Tutu put Wu temporarily in charge of the Zhaoyi forces, and Emperor Xianzong contemplated making Wu the military governor of Zhaoyi, before, at Li Jiang's advice, he shifted Wu to Heyang Circuit (河陽, headquartered in modern Jiaozuo, Henan) while making Heyang's military governor Meng Yuanyang (孟元陽) the military governor of Zhaoyi. In 814, Wu's headquarters was moved to Ru Prefecture (汝州, in modern Pingdingshan, Henan), which was added to Heyang Circuit, in anticipation of a campaign against another warlord, Wu Yuanji, who took control of Zhangyi Circuit (彰義, headquartered in modern Zhumadian, Henan) without imperial approval after the death of Wu Yuanji's father Wu Shaoyang.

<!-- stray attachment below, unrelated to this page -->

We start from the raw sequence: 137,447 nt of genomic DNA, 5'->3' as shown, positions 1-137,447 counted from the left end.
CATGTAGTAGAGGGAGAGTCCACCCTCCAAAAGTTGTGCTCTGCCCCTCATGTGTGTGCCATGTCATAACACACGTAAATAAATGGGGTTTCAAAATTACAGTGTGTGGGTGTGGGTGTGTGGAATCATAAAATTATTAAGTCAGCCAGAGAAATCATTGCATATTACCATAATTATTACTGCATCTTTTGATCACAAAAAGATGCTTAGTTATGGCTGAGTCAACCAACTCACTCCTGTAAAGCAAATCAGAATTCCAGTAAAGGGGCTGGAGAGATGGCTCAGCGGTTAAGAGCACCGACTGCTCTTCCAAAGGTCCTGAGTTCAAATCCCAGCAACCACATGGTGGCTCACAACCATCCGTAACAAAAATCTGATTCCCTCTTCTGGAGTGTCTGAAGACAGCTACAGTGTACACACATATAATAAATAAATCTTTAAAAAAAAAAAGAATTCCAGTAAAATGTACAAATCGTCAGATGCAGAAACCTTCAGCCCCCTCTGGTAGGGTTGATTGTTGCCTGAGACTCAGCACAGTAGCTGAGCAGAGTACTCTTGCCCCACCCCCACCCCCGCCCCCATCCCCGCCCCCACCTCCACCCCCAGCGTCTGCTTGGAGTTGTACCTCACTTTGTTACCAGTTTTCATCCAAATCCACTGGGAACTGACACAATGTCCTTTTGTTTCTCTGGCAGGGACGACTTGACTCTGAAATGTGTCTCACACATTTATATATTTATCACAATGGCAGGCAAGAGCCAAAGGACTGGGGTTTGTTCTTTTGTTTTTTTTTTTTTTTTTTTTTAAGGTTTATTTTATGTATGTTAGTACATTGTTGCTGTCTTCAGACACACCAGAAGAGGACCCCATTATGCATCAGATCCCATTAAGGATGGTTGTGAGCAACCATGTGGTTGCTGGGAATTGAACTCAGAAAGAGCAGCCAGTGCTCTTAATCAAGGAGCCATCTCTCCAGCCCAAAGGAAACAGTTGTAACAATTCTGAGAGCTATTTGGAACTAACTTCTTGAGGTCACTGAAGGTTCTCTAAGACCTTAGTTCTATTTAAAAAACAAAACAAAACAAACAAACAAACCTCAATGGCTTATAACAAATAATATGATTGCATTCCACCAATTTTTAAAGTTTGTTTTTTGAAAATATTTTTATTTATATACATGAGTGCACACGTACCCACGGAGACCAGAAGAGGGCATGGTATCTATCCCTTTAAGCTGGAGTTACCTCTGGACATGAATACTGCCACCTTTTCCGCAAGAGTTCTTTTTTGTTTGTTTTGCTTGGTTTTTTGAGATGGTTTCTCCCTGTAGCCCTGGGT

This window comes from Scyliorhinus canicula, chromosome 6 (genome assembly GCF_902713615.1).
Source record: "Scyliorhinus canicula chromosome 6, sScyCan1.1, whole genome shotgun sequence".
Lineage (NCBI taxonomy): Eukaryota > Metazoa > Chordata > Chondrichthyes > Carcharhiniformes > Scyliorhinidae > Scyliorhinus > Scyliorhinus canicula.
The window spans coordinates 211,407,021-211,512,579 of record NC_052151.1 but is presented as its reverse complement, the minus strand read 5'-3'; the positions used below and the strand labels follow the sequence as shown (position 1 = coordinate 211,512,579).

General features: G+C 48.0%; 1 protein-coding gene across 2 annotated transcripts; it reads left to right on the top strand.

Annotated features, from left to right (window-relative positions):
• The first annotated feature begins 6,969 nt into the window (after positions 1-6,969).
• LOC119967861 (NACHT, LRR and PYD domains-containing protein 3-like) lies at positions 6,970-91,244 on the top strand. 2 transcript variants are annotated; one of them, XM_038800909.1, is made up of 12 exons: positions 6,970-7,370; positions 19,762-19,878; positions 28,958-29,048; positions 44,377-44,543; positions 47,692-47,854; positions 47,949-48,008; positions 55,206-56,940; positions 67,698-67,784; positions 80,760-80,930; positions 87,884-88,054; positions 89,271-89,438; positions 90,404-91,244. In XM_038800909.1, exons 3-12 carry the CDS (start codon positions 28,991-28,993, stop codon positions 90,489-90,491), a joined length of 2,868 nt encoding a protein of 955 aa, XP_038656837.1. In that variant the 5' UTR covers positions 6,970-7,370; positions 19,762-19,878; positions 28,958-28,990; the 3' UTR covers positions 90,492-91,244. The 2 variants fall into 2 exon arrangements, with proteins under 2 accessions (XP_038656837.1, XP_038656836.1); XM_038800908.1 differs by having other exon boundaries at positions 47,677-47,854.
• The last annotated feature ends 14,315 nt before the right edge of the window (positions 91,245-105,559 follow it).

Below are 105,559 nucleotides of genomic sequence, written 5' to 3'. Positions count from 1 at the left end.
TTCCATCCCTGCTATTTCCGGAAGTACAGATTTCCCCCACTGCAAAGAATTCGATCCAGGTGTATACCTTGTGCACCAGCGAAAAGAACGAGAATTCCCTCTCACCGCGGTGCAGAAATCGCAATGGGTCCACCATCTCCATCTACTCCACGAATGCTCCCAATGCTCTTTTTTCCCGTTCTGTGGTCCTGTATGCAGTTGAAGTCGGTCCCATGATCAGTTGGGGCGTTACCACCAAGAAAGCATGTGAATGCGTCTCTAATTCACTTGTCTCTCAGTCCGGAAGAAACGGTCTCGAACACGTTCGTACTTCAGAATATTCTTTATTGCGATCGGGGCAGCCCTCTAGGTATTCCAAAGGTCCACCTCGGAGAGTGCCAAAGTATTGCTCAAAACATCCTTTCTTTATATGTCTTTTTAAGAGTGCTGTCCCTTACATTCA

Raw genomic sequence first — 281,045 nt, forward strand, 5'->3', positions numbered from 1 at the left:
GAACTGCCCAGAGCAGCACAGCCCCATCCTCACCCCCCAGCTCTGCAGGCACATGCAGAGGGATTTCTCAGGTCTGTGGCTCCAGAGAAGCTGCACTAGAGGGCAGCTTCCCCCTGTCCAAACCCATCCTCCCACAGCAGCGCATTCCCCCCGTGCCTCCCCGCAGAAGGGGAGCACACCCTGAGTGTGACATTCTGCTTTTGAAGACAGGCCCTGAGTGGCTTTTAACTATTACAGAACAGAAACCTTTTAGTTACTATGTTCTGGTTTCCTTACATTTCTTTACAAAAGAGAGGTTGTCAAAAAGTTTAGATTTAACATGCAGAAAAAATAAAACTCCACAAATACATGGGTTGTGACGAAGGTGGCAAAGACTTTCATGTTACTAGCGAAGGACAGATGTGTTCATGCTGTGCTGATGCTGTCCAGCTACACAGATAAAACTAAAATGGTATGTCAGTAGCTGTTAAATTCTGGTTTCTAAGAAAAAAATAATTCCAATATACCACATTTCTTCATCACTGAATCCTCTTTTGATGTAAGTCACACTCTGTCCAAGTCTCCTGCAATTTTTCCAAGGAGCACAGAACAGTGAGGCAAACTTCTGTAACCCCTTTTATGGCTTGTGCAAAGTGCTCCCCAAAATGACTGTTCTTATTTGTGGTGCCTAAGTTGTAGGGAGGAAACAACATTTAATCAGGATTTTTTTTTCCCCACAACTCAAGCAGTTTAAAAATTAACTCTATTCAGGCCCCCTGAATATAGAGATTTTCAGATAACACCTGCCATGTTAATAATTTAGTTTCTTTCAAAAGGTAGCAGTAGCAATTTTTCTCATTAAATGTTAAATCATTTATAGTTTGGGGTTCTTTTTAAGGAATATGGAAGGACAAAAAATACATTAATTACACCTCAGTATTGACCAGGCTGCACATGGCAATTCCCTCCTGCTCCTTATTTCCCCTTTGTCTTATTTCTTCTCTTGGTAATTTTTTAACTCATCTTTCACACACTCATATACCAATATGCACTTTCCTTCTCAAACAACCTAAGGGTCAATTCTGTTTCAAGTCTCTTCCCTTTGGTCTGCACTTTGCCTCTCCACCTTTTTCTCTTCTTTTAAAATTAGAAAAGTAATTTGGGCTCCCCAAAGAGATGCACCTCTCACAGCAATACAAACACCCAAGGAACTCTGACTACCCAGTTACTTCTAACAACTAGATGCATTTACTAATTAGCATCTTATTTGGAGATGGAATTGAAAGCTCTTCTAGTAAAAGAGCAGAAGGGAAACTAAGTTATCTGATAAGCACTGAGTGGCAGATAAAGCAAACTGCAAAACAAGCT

Later that year, the imperial campaign against Zhangyi began in earnest, and Wu Chongyin was one of the key imperial generals against Zhangyi, frequently prevailing over Zhangyi forces in association with another imperial general, Li Guangyan the military governor of Zhongwu Circuit (忠武, headquartered in modern Xuchang, Henan), although neither was without their defeats. After Wu Yuanji was captured by another imperial general, Li Su, in 817, Wu Chongyin was given the honorary title of acting Puye (僕射), and then Sikong (司空, one of the Three Excellencies). It was said that because he rose from low ranks, he was willing to share all of the difficulties of his soldiers, and he was humble despite his accomplishments. Therefore, talented staff members were willing to serve under him. In 818, his headquarters were moved back to Huai Prefecture (懷州, in modern Luoyang, Henan).